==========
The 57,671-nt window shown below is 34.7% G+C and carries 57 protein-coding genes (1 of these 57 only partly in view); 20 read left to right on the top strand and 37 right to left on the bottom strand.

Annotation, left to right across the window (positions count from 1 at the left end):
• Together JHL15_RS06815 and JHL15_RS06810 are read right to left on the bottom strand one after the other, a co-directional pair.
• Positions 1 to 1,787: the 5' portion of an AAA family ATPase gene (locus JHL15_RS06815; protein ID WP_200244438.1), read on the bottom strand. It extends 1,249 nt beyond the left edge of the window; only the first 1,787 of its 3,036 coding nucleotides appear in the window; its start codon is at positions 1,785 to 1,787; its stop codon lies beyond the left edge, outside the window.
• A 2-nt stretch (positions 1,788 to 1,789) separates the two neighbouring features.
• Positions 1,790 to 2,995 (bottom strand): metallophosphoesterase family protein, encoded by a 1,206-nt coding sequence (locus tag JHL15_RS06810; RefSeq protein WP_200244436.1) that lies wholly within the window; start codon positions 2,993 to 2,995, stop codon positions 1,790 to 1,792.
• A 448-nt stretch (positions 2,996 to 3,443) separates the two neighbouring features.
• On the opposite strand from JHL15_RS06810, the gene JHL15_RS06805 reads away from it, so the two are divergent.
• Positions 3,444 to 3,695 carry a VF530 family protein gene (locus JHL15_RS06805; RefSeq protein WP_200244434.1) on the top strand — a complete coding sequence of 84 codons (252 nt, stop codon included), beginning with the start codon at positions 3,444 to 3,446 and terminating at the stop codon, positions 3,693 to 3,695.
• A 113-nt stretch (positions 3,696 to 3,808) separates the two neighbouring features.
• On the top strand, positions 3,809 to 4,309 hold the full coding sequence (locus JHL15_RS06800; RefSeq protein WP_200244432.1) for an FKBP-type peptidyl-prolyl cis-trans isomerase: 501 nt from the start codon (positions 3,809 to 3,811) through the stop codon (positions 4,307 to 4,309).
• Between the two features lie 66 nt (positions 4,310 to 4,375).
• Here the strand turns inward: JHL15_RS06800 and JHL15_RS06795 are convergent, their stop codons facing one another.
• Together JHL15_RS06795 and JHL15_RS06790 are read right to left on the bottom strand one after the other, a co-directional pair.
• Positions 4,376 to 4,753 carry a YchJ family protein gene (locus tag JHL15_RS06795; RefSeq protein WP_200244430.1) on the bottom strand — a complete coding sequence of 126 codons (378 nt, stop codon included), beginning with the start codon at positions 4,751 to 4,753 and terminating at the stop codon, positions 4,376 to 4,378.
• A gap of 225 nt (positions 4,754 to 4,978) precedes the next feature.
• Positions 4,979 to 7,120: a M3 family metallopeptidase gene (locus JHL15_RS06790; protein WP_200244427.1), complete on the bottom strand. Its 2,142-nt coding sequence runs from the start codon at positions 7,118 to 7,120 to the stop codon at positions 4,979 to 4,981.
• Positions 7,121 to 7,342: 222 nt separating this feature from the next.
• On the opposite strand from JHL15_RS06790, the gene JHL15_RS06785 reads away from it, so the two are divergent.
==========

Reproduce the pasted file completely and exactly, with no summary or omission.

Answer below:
The 57,671-nt window shown below is 34.7% G+C and carries 57 protein-coding genes (1 of these 57 only partly in view); 20 read left to right on the top strand and 37 right to left on the bottom strand.

Annotation, left to right across the window (positions count from 1 at the left end):
• Together JHL15_RS06815 and JHL15_RS06810 are read right to left on the bottom strand one after the other, a co-directional pair.
• Positions 1 to 1,787: the 5' portion of an AAA family ATPase gene (locus JHL15_RS06815; protein ID WP_200244438.1), read on the bottom strand. It extends 1,249 nt beyond the left edge of the window; only the first 1,787 of its 3,036 coding nucleotides appear in the window; its start codon is at positions 1,785 to 1,787; its stop codon lies beyond the left edge, outside the window.
• A 2-nt stretch (positions 1,788 to 1,789) separates the two neighbouring features.
• Positions 1,790 to 2,995 (bottom strand): metallophosphoesterase family protein, encoded by a 1,206-nt coding sequence (locus tag JHL15_RS06810; RefSeq protein WP_200244436.1) that lies wholly within the window; start codon positions 2,993 to 2,995, stop codon positions 1,790 to 1,792.
• A 448-nt stretch (positions 2,996 to 3,443) separates the two neighbouring features.
• On the opposite strand from JHL15_RS06810, the gene JHL15_RS06805 reads away from it, so the two are divergent.
• Positions 3,444 to 3,695 carry a VF530 family protein gene (locus JHL15_RS06805; RefSeq protein WP_200244434.1) on the top strand — a complete coding sequence of 84 codons (252 nt, stop codon included), beginning with the start codon at positions 3,444 to 3,446 and terminating at the stop codon, positions 3,693 to 3,695.
• A 113-nt stretch (positions 3,696 to 3,808) separates the two neighbouring features.
• On the top strand, positions 3,809 to 4,309 hold the full coding sequence (locus JHL15_RS06800; RefSeq protein WP_200244432.1) for an FKBP-type peptidyl-prolyl cis-trans isomerase: 501 nt from the start codon (positions 3,809 to 3,811) through the stop codon (positions 4,307 to 4,309).
• Between the two features lie 66 nt (positions 4,310 to 4,375).
• Here the strand turns inward: JHL15_RS06800 and JHL15_RS06795 are convergent, their stop codons facing one another.
• Together JHL15_RS06795 and JHL15_RS06790 are read right to left on the bottom strand one after the other, a co-directional pair.
• Positions 4,376 to 4,753 carry a YchJ family protein gene (locus tag JHL15_RS06795; RefSeq protein WP_200244430.1) on the bottom strand — a complete coding sequence of 126 codons (378 nt, stop codon included), beginning with the start codon at positions 4,751 to 4,753 and terminating at the stop codon, positions 4,376 to 4,378.
• A gap of 225 nt (positions 4,754 to 4,978) precedes the next feature.
• Positions 4,979 to 7,120: a M3 family metallopeptidase gene (locus JHL15_RS06790; protein WP_200244427.1), complete on the bottom strand. Its 2,142-nt coding sequence runs from the start codon at positions 7,118 to 7,120 to the stop codon at positions 4,979 to 4,981.
• Positions 7,121 to 7,342: 222 nt separating this feature from the next.
• On the opposite strand from JHL15_RS06790, the gene JHL15_RS06785 reads away from it, so the two are divergent.